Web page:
Another real-time boost to physical commerce is the current rate of freight moving on flatbed trucks, excluding fuel surcharges, which is down only about 3% from its peak a year ago. according to Lee Klaskow, senior logistics analyst at Bloomberg Intelligence. These rates are still almost 57% higher than they were in May 2019.

Flatbed trucks move a lot of heavy machinery, industrial components, and home building materials.

“Things are moderating but will still be better than before the pandemic,” Klaskow said.

Some smaller hauliers that have entered the market recently and are now facing crippling diesel costs will be forced out of business during a one-time freight market correction, although the contract market has held up much better, Klaskow said. Contracted rates for flatbed trucking excluding fuel surcharges rose 3.7% in April from a 13.1% increase in April 2020, he added.

Freight trains

Former Federal Reserve Chairman Alan Greenspan liked to study old-school numbers like scrap prices and railroad shipments. Consumers have been buying a lot of goods since the start of 2020, so it’s always instructive to keep an eye on how much bulk goods and products are still criss-crossing the country on trains.

North American rail volume in the first 20 weeks of 2022 totaled 13.5 million railcars and intermodal units, down 3.8% from a year earlier, according to Association data. of American Railroads. So far this year, intermodal volumes – those goods traveling by sea, road and rail – have largely mirrored 2019 levels, but tracked 2021 traffic amid continued congestion.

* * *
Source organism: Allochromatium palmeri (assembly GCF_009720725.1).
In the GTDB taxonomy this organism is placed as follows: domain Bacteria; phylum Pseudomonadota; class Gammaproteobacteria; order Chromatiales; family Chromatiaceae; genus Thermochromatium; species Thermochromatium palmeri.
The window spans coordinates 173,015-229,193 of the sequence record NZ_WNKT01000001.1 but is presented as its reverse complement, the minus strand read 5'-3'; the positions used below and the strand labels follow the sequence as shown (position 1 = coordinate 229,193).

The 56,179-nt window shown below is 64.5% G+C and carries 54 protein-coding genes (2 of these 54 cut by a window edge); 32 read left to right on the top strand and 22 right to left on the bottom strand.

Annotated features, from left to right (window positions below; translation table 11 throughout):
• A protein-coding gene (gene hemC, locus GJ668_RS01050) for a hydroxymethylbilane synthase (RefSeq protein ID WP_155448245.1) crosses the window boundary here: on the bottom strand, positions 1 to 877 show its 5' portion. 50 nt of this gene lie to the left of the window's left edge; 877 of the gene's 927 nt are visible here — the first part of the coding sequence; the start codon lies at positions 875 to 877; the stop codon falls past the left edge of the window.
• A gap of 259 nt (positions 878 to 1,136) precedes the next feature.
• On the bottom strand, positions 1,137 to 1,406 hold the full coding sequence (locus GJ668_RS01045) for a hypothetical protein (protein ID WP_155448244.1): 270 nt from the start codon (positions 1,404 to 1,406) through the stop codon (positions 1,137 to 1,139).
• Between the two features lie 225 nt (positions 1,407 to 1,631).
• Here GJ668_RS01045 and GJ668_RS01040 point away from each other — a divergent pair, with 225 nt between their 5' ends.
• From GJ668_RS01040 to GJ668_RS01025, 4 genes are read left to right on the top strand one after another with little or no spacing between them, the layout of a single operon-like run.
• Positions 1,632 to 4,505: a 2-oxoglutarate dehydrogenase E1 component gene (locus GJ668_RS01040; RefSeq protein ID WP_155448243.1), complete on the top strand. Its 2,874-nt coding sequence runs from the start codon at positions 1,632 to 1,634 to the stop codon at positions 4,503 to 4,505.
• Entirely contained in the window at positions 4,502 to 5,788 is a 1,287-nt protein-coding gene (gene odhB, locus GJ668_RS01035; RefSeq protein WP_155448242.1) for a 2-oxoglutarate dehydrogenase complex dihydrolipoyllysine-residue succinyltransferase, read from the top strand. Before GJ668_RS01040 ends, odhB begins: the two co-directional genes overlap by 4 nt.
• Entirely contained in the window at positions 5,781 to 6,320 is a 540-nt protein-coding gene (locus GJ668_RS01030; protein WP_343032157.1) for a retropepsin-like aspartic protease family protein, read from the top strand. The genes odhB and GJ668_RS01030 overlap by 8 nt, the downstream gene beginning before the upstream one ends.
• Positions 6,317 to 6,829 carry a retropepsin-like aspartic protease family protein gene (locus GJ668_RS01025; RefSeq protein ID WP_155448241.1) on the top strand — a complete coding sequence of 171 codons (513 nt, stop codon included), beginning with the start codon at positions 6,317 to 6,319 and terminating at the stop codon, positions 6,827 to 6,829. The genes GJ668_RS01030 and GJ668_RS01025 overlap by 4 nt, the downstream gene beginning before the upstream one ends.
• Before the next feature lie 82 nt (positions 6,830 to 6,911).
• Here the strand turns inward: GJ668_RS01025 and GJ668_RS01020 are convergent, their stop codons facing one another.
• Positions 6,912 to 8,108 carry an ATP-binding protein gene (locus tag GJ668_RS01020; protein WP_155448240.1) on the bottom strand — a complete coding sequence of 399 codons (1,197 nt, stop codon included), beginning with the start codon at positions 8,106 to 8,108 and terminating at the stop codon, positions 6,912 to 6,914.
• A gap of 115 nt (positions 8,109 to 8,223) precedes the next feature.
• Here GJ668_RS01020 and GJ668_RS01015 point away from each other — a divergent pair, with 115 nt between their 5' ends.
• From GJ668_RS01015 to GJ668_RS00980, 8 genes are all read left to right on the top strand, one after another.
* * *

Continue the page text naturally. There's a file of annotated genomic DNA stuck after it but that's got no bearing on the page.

According to Bloomberg Intelligence, the four-week moving average of train speeds slowed by 5%, while dwell time increased by 9%.

The slowness does not seem to stop in the short term. China’s shutdowns could pose challenges for U.S. rail operators in the coming weeks, as shipping containers from Asia are already flooding ports, according to Klaskow.

Shipping pallets

At Virginia Tech, home to the nation’s leading pallet engineering lab, they claim “pallets move the world,” and that’s not really a stretch considering there are nearly 2 billion of them alone. ‘in the USA.

As purchases of goods have exceeded spending on services over the past two years, prices for new wooden pallets – the basis of a so-called unit charge – have jumped 59% nationwide since the beginning of 2020 and continue to increase.

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Chaille Brindley, editor of the Pallet Profile, says demand is still strong. “Pallet manufacturers and recyclers remain very busy. Many are worried about a slowdown that could occur. But they haven’t seen it happen yet,” he wrote in a market report this month.

Higher transportation costs, severe labor shortages and buoyant demand are keeping pallet prices high. For example, in the mid-Atlantic region, a premium used pallet may sell for $12-13, but in the West, the price may be $18-20 if you can find them, depending Brindley.

In some areas, this is almost double the pre-pandemic cost.